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Chiropractic Around the World
Yellow Pages
Written by TAC Staff: Yellow Pages   
Friday, 25 September 2009 14:34



Springdale Chiropractor Frazetta

Wants to Give Back

PENNSYLVANIA: When his father died in March, Sebastian Frazetta searched for a way to honor his memory. Frazetta's father, Michael Frazetta, was a World War II veteran. Over the last few years, as Michael Frazetta required more care for dementia, the U.S. Department of Veterans Affairs covered his health care needs.

Frazetta is a chiropractor with a practice in Springdale. He decided he would honor his father while saying "thank you" to the veterans of Iraq and Afghanistan. Any veteran who returns from Iraq or Afghanistan can receive one month of free chiropractic care at Frazetta Family Chiropractic.

"I want to give back to the veterans because they took care of my dad," said Frazetta.

The idea came to him while he was going through his father's medals, pictures and journals from the war. Michael Frazetta wrote letters to his mother that detailed how great it was where he was stationed and his mother wrote similar letters about home. In reality, Michael Frazetta was in heavy combat in Germany and Italy throughout the war and his mother was very sick at home.

"It got me thinking that there are probably soldiers today doing the same thing," said Frazetta. "It made me wonder what I could do. Then I thought that, in this economy, it will be tough for returning veterans and I didn't want them to sacrifice their health because of costs."

Michael Frazetta was proud of his military experience—he was a staff sergeant in the Army who served overseas from April 1943 to January 1946.

The program will never expire. Any veteran who returns from Iraq or Afghanistan, regardless of when it happens, can take advantage of the free month of care, Sebastian Frazetta said. "It could be five years from now. The important thing is that it will be one month of free care for each soldier. It’s open to anyone who can physically get to my office."

There are no obligations tied to the program. A veteran can come in as many times as he wants during the month.

"My dad would want me to do this," said Frazetta.

Pittsburgh Tribune


Multidisciplinary DC And His Calling

FORT WAYNE, IN: Dr. Peter Jakacki is the true personification of combining chiropractic and allopathic medicine. First trained as a chiropractor and working in the field for 6 1/2 years, Jakacki then went to IU School of Medicine. He and another chiropractor admitted the same year were the first chiropractors the school had ever admitted. Four years later, Jakacki graduated first in the class, the other chiropractor second.

Both areas of medical practice were God's leading, he said, maintaining, "God didn't lead me to do this to shed one for the other." At age 47 he's doing what he loves: delivering babies; treating ear infections; counseling patients on diet and nutrition; and doing chiropractic adjustments to pregnant women, factory laborers and growing children. Between stitching cuts and well-baby checks, "I still adjust 10 to 15 people a day," he said.

He may do an adjustment on a hospital patient who has been in bed for days. The standard treatment is to "medicate them with pain meds, or to ignore it. It's nice to be able to adjust or work on someone's back, work out the knots, work out the neck and face, to alleviate their headache manually when otherwise you wouldn't be able to." he said. Pregnant women get out of alignment due to the growing baby and hormonal changes on muscles and ligaments. A day after a woman delivers, he usually adjusts the mother.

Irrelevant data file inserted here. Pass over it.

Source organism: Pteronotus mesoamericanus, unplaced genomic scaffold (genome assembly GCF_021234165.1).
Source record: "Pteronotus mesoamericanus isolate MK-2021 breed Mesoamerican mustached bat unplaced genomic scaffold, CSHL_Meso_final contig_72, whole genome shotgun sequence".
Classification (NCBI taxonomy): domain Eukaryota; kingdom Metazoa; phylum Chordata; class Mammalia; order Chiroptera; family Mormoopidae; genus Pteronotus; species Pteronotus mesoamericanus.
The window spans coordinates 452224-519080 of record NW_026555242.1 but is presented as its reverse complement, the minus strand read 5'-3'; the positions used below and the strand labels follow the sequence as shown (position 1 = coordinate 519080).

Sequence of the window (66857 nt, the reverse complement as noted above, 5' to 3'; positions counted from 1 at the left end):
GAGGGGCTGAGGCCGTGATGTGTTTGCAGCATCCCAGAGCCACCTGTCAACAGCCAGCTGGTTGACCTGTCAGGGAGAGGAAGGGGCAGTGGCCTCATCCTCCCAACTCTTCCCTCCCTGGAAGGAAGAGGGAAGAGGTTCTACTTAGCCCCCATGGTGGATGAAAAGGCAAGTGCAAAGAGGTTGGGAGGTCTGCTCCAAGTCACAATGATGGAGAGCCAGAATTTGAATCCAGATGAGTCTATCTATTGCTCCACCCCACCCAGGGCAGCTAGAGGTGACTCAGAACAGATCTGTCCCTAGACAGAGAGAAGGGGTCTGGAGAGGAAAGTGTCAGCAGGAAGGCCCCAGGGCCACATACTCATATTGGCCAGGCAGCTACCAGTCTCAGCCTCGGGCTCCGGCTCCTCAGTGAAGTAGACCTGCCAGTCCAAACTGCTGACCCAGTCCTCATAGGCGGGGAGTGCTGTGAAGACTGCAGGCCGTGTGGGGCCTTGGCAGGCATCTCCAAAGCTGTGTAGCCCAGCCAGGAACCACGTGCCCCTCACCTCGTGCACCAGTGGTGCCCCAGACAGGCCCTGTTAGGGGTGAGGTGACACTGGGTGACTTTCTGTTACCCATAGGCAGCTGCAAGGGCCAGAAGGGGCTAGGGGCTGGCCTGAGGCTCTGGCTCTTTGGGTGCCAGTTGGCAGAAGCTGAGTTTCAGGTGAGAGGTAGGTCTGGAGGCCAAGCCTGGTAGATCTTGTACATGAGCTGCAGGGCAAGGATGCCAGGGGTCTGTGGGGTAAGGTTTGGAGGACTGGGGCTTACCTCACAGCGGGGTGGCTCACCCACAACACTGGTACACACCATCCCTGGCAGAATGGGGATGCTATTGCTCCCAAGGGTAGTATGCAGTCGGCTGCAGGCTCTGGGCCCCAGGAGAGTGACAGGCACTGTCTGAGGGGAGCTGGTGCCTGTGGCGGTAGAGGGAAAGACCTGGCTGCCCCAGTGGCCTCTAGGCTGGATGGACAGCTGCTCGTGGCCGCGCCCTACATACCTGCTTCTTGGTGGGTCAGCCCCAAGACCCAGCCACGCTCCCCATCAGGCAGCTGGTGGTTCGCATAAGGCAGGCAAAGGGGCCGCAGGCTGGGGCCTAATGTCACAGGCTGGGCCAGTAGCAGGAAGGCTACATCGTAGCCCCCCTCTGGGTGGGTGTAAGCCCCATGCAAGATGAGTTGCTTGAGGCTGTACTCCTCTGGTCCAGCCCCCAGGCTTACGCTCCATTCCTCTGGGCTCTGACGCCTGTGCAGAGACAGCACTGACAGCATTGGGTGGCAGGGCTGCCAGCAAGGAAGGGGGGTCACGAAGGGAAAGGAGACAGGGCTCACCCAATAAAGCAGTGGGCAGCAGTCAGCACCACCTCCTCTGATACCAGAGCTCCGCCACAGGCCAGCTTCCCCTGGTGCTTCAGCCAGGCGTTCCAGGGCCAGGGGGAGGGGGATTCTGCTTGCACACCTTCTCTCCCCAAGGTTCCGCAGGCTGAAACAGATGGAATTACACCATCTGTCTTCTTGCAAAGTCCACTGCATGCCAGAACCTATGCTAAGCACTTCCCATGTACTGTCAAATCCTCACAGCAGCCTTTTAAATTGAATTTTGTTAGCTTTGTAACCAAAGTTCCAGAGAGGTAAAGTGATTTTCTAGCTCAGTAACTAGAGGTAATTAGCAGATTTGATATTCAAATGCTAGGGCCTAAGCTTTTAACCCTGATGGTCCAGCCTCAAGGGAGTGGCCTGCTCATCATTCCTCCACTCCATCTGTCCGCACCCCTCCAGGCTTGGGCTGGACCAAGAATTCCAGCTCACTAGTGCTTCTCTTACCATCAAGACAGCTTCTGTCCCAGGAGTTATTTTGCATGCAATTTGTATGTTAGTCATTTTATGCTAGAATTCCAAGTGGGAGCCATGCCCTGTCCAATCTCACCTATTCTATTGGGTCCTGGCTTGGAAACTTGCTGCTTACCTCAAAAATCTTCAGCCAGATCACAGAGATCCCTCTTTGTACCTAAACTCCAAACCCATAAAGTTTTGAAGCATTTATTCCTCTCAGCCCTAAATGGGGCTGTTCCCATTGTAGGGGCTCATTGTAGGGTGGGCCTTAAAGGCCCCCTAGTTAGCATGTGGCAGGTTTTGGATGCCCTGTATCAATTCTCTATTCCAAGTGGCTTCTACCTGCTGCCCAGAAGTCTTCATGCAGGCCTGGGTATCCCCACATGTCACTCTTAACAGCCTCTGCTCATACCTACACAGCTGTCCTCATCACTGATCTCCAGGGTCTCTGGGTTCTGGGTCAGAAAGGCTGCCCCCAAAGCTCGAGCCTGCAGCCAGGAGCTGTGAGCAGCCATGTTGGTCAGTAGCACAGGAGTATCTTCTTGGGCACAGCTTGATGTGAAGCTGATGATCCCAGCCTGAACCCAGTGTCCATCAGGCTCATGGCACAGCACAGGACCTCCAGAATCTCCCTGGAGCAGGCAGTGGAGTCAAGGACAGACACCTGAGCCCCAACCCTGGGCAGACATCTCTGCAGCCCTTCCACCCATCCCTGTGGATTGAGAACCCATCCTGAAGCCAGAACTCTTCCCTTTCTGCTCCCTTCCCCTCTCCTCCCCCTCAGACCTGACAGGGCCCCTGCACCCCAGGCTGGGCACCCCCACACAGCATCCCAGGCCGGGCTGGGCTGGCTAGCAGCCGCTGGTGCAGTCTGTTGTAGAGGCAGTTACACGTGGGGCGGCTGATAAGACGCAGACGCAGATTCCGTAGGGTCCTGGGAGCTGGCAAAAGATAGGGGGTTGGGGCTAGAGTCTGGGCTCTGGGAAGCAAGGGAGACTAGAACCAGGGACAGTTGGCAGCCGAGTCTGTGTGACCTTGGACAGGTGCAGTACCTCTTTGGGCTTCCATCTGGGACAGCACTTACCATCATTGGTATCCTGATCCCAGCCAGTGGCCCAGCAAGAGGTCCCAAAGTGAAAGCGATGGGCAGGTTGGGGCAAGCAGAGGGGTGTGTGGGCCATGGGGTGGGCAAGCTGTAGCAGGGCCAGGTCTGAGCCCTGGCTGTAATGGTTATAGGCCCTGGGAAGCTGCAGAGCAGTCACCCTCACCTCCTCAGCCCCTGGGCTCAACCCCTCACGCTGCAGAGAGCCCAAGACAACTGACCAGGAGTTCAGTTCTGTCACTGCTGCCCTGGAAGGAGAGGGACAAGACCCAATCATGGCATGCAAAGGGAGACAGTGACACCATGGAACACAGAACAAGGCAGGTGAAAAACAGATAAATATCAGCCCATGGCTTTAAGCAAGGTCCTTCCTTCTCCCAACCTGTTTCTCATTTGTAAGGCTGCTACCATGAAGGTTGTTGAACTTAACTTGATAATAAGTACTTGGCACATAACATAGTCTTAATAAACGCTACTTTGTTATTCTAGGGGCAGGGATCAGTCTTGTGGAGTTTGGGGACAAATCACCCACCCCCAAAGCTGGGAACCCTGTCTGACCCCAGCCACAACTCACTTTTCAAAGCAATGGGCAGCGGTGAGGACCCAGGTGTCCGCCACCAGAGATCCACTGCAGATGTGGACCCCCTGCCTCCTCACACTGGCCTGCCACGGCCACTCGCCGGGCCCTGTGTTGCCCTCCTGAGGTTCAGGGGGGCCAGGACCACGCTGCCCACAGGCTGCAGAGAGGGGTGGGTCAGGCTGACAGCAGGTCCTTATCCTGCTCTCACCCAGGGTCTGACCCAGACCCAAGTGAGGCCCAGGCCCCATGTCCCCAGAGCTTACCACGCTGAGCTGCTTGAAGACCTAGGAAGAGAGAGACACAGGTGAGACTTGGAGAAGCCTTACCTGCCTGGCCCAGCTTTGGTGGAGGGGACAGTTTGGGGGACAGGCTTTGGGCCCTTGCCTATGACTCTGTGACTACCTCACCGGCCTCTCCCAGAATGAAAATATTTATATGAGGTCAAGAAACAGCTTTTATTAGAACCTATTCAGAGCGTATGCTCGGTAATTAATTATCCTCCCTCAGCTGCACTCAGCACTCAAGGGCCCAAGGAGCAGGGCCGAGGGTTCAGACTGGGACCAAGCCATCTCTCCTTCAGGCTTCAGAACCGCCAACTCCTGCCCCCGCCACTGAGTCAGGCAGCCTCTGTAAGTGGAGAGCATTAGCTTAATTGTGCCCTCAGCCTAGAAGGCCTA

Chiropractic has its place – and its limits, he said, noting, "I've had cases in which if I wasn't able to intervene using the right medicine, the right medical intervention, the baby would have died. I'm thankful every day I have those medical tools available."

Jakacki says, "There is a … move and education of the public to push toward natural and holistic health care. The move toward integrative medicine will have to originate with the people. If it's not demanded by the people, medicine will not do it".



Judge Reserves Decision On Chiropractic Lawsuit

EDMONTON, CANADA: A judge has reserved decision on a motion by the Alberta government to be dropped as a defendant in a proposed class-action lawsuit over chiropractic care.

A government spokesman says the lawsuit offers no reason why Alberta has been included as a defendant, so lawyers argued that there is no reason to continue against the province. The claim by Sandra Nette also names chiropractor Gregory John Stiles and the Alberta College and Association of Chiropractors.

The lawsuit alleges that adjustments to Nette's upper neck ruptured arteries, which in turn disrupted blood flow to her brain and caused several paralyzing strokes. Her lawyer, Philip Tinkler, says the government can't just wash its hands of the matter.

He suggests the province should actually be speaking out against the type of chiropractic treatment that he claims left Nette paralysed.

Source The Canadian Press/Edmonton/  

Chiropractic News Around The World
Yellow Pages
Written by TAC Staff: Yellow Pages   
Sunday, 23 August 2009 10:03


Federal Lawsuit Regarding Alleged False Claims Dismissed against Axiom and All Defendants!

FLORIDA: On May 20, 2009, United States District Judge Virginia Hernandez Covington dismissed, with prejudice, the lawsuit styled United States of America ex rel., Greg Westfall and Suzanne Westfall vs. Axiom Worldwide, Inc.; Axiom Worldwide, LLC; James J. Gibson, Jr.; Nicholas Exarhos; Timothy Exarhos; Peer Review Network, Inc.; Case No. 8:06–CV–571–T–33TBM. The lawsuit, filed by Greg and Suzanne Westfall on behalf of the United States under the federal False Claims Act, had been pending in the US District Court for the Middle District of Florida, Tampa Division, since 2006.

Lawsuits filed under the False Claims Act are commonly referred to as "qui tam" suits.

Greg Westfall is a former independent sales representative for Axiom Worldwide, and Suzanne Westfall, his wife, served as his assistant. In their complaint, the Westfalls alleged that Axiom’s DRX devices are mechanical traction devices, and that Axiom and others devised a sales scheme to promote the sale of the Axiom products by knowingly, falsely, and fraudulently using misleading representations to physicians, which they knew would cause physicians to submit false and fraudulent claims for payment to Medicare and other federal healthcare programs for services rendered with Axiom’s devices.